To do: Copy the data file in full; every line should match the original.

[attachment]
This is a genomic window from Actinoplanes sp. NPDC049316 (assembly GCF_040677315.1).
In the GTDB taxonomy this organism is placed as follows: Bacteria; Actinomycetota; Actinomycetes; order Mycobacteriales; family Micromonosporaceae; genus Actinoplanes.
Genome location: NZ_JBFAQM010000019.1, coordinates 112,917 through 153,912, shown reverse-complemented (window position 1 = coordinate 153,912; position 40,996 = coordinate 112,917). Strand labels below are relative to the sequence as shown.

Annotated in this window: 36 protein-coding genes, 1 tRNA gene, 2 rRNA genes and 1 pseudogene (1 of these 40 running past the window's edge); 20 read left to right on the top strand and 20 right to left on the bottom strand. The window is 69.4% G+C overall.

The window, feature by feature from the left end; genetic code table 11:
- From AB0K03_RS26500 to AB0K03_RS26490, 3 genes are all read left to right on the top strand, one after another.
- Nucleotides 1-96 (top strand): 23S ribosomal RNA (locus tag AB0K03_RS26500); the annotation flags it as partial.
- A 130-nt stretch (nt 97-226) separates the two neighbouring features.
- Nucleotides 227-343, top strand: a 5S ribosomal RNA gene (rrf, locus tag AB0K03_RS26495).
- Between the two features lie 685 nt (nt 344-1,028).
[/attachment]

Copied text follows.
This is a genomic window from Actinoplanes sp. NPDC049316 (assembly GCF_040677315.1).
In the GTDB taxonomy this organism is placed as follows: Bacteria; Actinomycetota; Actinomycetes; order Mycobacteriales; family Micromonosporaceae; genus Actinoplanes.
Genome location: NZ_JBFAQM010000019.1, coordinates 112,917 through 153,912, shown reverse-complemented (window position 1 = coordinate 153,912; position 40,996 = coordinate 112,917). Strand labels below are relative to the sequence as shown.

Annotated in this window: 36 protein-coding genes, 1 tRNA gene, 2 rRNA genes and 1 pseudogene (1 of these 40 running past the window's edge); 20 read left to right on the top strand and 20 right to left on the bottom strand. The window is 69.4% G+C overall.

The window, feature by feature from the left end; genetic code table 11:
- From AB0K03_RS26500 to AB0K03_RS26490, 3 genes are all read left to right on the top strand, one after another.
- Nucleotides 1-96 (top strand): 23S ribosomal RNA (locus tag AB0K03_RS26500); the annotation flags it as partial.
- A 130-nt stretch (nt 97-226) separates the two neighbouring features.
- Nucleotides 227-343, top strand: a 5S ribosomal RNA gene (rrf, locus tag AB0K03_RS26495).
- Between the two features lie 685 nt (nt 344-1,028).